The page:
Haswell Floating Point PerformanceWritten on August 26, 2013 by Dr. Donald Kinghorn
I was doing some system testing on a nicely configured dual Intel Xeon node using the optimized Linpack benchmark1 from the Intel MKL2 (Math Kernel Library) and was really impressed with the performance numbers I was seeing. I had a couple of new Haswell systems set up so decided to run the same benchmark code on those too. I was stunned by the performance of the Haswell processors! I tested a few other systems and found that Haswell gives about a 70% speedup over Ivy Bridge at the same core clock speed. I was surprised by that because what I was hearing about Haswell was that it was generally only about 10% (or less) faster than Ivy Bridge. It looks like the new AVX23 instructions on Haswell are really effective.
On Intel hardware the numerical routines in the MKL library are highly optimized to take full advantage of every bit of performance you can get out of the hardware and most of the algorithms are SMP parallel using OpenMP4 threads. Running the linpack benchmark included with MKL will give you a good idea of what your system is really capable of as far as numerical computing goes. It also gives you good motivation for making use of those library routines in you own code when you can, since a lot of the heavy performance optimization is already done for you.
Table 1 -- Linpack benchmark using the Intel MKL library
|1||Dual Xeon E5 2687||16 cores @ 3.2GHz AVX||345 GFLOPS|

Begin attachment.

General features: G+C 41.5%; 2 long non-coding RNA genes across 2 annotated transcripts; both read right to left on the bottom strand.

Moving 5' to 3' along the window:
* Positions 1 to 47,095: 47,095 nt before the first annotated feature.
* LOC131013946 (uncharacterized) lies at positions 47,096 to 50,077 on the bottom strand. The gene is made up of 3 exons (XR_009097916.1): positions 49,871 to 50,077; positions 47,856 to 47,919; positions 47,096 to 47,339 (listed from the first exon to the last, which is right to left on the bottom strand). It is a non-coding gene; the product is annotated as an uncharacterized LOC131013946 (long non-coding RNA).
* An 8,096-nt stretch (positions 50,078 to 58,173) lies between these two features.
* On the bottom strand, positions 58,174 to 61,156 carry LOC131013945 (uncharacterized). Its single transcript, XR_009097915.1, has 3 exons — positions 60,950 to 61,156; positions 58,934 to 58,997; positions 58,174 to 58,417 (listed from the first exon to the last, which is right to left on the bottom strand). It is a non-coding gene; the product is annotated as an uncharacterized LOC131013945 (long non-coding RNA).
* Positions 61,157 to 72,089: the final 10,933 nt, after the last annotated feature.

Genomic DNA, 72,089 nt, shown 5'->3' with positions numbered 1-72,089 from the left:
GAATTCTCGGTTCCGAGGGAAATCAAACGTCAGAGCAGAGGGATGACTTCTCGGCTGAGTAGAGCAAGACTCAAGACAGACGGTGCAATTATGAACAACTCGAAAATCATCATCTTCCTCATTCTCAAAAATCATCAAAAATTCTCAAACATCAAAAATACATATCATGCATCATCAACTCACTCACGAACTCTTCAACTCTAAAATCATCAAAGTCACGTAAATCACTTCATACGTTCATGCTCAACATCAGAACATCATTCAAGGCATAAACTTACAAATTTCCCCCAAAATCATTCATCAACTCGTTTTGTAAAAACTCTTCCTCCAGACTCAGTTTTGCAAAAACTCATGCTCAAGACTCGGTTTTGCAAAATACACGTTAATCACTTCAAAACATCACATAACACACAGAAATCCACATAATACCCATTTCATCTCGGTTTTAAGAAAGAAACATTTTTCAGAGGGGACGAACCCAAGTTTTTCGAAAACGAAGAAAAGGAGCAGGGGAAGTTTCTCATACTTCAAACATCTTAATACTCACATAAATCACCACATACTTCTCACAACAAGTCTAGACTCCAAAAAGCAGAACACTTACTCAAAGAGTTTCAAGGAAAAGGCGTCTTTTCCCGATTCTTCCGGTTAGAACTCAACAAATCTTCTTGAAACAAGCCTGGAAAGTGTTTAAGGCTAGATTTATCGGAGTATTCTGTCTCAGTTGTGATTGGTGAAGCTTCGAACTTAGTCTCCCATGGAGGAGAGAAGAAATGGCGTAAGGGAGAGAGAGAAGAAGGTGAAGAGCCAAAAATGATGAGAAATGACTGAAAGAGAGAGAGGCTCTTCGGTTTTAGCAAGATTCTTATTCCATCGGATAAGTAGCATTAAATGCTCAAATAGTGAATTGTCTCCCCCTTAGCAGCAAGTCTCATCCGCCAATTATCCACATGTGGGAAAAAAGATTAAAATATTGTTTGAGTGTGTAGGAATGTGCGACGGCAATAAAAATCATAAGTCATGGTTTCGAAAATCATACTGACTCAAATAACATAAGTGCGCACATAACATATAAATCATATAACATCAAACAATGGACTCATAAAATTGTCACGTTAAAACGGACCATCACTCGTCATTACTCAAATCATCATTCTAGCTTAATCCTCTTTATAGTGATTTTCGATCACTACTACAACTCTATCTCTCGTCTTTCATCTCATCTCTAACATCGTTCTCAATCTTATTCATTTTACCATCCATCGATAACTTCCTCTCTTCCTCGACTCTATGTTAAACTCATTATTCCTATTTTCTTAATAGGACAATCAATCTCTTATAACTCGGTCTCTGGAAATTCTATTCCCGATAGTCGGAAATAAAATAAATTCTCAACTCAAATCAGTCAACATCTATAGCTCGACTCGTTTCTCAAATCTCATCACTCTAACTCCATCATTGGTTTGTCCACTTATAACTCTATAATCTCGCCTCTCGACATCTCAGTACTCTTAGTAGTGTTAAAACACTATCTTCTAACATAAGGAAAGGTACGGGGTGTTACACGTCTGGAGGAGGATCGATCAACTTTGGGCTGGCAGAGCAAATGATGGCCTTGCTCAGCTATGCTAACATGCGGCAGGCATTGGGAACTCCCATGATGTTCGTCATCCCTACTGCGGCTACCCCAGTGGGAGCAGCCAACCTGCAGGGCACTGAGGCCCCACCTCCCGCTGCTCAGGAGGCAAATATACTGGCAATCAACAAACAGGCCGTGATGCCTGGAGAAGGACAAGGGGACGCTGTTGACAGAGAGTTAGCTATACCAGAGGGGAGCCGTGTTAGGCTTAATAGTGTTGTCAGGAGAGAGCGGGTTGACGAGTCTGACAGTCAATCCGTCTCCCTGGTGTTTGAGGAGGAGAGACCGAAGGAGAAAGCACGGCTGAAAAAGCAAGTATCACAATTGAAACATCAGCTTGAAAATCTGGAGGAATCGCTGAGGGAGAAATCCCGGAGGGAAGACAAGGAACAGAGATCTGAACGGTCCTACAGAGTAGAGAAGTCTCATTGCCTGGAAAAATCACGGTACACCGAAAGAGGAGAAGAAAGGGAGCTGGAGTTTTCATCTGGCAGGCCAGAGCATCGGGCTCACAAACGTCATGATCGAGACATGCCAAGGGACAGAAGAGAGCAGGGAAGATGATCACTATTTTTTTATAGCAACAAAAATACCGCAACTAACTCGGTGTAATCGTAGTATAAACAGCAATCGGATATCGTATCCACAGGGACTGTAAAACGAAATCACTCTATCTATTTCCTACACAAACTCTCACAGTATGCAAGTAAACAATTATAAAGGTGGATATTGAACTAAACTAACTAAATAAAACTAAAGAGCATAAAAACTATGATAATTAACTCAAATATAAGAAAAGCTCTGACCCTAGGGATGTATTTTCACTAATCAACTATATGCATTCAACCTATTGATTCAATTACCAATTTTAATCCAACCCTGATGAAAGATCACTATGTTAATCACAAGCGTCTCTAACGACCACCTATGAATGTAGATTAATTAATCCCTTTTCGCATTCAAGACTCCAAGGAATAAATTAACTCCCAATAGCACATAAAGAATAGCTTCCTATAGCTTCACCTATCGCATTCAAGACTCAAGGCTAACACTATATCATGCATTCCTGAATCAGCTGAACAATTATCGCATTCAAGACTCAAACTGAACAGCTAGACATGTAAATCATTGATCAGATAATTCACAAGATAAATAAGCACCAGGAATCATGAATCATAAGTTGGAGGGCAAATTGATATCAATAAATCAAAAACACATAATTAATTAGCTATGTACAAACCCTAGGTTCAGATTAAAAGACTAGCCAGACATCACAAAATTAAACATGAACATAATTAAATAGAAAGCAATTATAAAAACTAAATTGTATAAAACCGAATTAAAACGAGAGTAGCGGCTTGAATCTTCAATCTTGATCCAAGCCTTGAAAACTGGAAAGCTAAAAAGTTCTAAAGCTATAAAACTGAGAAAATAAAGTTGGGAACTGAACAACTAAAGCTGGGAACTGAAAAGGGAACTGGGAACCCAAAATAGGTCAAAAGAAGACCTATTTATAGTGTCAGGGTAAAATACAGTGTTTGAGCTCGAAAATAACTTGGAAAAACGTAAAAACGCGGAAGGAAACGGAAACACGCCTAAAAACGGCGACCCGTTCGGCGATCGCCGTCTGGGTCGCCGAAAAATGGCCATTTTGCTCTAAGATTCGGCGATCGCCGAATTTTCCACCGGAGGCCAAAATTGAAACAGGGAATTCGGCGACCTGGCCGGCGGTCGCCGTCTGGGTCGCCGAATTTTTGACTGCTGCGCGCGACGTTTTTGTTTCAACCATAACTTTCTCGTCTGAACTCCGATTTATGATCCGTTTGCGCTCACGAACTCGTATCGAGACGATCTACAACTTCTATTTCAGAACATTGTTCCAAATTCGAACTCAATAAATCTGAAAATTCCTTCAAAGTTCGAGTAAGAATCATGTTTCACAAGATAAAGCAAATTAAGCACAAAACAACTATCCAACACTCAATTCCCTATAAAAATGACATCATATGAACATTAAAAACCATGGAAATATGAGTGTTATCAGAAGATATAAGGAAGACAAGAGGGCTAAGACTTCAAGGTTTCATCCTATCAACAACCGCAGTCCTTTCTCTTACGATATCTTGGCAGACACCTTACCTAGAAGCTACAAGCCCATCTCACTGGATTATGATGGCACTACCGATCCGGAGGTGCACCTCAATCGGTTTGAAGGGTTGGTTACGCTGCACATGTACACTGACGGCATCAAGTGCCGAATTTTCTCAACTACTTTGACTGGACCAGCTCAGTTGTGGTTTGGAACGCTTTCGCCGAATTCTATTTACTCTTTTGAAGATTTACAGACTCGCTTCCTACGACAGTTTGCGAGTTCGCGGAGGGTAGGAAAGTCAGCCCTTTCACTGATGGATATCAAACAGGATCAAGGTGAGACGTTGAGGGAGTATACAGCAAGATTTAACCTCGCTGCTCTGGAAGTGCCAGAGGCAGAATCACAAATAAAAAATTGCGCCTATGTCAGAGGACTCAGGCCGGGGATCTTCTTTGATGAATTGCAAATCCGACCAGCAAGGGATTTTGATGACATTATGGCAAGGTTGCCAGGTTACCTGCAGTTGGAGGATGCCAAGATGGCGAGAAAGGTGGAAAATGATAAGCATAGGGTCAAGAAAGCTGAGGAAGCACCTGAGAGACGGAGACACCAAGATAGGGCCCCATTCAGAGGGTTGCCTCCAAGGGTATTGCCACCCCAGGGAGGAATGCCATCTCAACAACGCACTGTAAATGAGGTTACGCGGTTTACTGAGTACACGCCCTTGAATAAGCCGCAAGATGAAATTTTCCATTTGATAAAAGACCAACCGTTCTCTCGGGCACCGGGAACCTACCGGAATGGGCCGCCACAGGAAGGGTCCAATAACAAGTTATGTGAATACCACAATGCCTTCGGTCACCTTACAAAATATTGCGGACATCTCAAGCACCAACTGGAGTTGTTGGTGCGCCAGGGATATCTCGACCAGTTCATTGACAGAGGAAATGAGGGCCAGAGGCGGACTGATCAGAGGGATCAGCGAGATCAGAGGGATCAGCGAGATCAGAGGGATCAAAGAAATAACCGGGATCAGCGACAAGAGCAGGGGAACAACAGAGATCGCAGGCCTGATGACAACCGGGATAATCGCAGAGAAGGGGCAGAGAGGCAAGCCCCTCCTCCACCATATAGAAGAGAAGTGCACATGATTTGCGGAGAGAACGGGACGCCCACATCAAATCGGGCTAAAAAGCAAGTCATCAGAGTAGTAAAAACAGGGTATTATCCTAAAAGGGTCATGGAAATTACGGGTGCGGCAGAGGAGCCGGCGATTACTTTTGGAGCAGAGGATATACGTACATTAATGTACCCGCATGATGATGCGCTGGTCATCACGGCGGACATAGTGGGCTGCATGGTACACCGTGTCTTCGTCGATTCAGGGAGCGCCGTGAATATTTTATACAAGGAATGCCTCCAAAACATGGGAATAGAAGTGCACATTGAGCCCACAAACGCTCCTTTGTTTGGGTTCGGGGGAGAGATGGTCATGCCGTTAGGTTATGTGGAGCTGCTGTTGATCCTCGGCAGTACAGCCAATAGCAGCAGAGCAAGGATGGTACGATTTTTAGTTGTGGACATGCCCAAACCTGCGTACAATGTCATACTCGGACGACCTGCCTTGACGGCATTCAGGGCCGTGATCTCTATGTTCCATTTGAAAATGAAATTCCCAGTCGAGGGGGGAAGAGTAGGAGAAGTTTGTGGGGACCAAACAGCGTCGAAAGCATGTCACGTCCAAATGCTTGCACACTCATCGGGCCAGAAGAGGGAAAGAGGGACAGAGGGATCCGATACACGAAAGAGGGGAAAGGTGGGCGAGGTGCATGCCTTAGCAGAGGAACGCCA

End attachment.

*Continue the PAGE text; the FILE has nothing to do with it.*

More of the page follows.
|2||Dual Xeon E5 2650||16 cores @ 2.0GHz AVX||262 GFLOPS|
|3||Core i7-4770K (Haswell)||4 cores @ 3.5GHz AVX2||177 GFLOPS|
|4||Xeon E3 1245v3 (Haswell)||4 cores @ 3.4GHz AVX2||170 GFLOPS|
|5||Core i5 3570 (Ivy Bridge)||4 cores @ 3.4GHz AVX||105 GFLOPS|
|6||Core i7 920||4 cores @ 2.66GHz SSE4.2||40 GFLOPS|
If you are the type of person who knows what GFLOPS5 means, and cares about it, then look at those numbers again and realize what you are seeing. Your heart rate should be a bit higher now. OK, OK, I know there is a big difference between a dual E5 Xeon compute node and a desktop Core i7 machine but, hey, you can run some serious compute jobs on a simple Core i7 desktop system with 32GB of RAM and a nifty SSD!
If you suffer from "number blindness" and prefer a chart, here you go;
Notes for Table 1:
- The number of cores refers to the actual real cores in the processor. "Hyperthreading" was enabled on those systems during the benchmark runs so the systems would report twice as many "cores" as are listed here. In table 2 we will see that for heavy numerical computation Hyperthreading is less than useless. Also note, the Core i5 processor doesn't have Hyperthreading.
- Systems 1,2,3,4 were running CentOS 6.4 Linux. System 5 was running Ubuntu 13.04 and system 6 was running Fedora 18. The underlying Linux system for this benchmark isn't really going to make any significant difference.
- AVX2 is probably the real star of the show here since it is in essence a 256bit per core vector processing unit i.e. it executes multiple floating point instructions per clock cycle. Haswell has the latest iteration of this technology which is in general a newer replacement for what SSE instruction were used for in the past.